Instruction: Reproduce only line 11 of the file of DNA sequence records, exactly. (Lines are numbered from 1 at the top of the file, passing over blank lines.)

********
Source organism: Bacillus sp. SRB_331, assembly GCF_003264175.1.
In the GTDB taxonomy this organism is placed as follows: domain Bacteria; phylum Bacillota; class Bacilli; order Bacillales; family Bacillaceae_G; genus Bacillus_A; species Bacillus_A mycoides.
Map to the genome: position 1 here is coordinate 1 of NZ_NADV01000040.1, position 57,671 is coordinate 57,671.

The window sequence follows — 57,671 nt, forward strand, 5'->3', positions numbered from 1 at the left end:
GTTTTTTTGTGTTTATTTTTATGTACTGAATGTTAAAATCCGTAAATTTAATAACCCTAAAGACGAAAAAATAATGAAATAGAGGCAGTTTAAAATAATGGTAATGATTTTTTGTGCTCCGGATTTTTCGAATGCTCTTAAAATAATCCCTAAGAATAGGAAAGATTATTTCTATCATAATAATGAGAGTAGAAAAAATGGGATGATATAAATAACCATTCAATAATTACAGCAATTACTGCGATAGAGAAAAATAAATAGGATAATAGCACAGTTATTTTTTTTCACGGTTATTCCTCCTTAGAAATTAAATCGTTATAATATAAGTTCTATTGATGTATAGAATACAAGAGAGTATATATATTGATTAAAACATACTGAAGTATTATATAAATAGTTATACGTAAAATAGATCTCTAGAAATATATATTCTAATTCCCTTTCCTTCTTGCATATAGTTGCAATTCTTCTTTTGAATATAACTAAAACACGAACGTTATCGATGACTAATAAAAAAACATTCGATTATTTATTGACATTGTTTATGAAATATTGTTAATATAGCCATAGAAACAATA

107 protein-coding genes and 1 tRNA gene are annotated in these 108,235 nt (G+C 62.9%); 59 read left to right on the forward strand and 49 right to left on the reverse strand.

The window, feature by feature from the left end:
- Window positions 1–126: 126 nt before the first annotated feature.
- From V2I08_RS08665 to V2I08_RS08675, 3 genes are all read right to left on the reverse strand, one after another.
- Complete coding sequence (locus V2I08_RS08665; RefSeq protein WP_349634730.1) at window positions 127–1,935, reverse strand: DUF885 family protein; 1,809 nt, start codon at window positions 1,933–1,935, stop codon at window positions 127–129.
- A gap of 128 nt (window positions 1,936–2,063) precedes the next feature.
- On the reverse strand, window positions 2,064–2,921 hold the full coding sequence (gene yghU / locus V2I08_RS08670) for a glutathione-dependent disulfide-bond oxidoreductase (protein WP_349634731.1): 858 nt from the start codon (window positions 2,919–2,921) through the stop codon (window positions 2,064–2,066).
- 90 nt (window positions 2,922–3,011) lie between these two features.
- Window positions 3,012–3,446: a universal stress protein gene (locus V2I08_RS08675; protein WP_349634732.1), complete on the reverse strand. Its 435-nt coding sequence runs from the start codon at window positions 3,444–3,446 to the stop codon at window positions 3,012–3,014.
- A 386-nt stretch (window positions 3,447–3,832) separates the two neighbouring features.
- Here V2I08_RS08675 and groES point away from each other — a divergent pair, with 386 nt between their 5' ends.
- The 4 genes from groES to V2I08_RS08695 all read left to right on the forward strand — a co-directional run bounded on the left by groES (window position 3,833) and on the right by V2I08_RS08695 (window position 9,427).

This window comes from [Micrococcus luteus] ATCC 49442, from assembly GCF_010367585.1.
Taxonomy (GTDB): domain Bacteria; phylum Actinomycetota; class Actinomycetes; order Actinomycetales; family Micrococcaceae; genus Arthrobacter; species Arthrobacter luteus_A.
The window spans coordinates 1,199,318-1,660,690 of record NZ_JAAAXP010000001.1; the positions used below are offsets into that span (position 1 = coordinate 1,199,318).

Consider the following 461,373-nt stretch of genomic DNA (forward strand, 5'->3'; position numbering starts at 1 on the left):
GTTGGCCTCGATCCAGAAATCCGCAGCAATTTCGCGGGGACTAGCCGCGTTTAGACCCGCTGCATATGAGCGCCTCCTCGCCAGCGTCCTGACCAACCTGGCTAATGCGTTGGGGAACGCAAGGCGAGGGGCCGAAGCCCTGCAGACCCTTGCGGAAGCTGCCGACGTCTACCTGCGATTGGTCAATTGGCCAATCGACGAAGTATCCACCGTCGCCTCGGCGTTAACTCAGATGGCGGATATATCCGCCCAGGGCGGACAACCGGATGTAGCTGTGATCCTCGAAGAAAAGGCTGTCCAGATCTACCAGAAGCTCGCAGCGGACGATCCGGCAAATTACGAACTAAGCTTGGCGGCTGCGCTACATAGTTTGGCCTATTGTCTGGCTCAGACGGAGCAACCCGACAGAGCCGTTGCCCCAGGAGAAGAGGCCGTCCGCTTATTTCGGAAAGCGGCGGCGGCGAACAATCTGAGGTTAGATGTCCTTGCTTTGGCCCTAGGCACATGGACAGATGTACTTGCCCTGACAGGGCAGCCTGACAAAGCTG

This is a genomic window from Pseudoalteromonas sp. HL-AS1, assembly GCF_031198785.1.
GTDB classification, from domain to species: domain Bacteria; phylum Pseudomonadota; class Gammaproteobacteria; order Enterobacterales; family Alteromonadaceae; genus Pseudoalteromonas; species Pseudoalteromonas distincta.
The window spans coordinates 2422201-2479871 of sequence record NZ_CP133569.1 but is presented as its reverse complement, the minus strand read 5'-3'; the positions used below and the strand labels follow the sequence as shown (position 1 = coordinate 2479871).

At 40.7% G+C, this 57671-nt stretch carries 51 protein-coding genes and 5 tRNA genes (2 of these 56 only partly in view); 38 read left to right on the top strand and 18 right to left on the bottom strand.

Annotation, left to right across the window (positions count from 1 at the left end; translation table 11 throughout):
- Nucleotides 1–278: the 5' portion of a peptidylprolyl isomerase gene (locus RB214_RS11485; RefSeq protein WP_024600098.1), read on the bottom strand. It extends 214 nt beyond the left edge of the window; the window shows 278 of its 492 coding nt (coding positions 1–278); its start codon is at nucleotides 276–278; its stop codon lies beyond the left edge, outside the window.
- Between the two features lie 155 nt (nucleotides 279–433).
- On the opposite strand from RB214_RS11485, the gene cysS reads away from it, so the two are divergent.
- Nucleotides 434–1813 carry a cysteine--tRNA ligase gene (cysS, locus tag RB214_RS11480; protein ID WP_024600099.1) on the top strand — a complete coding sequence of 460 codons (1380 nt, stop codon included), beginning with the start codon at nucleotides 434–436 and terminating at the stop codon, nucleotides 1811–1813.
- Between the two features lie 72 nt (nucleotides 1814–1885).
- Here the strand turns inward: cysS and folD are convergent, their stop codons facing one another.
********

- A gap of 128 nt (window positions 1,936–2,063) precedes the next feature.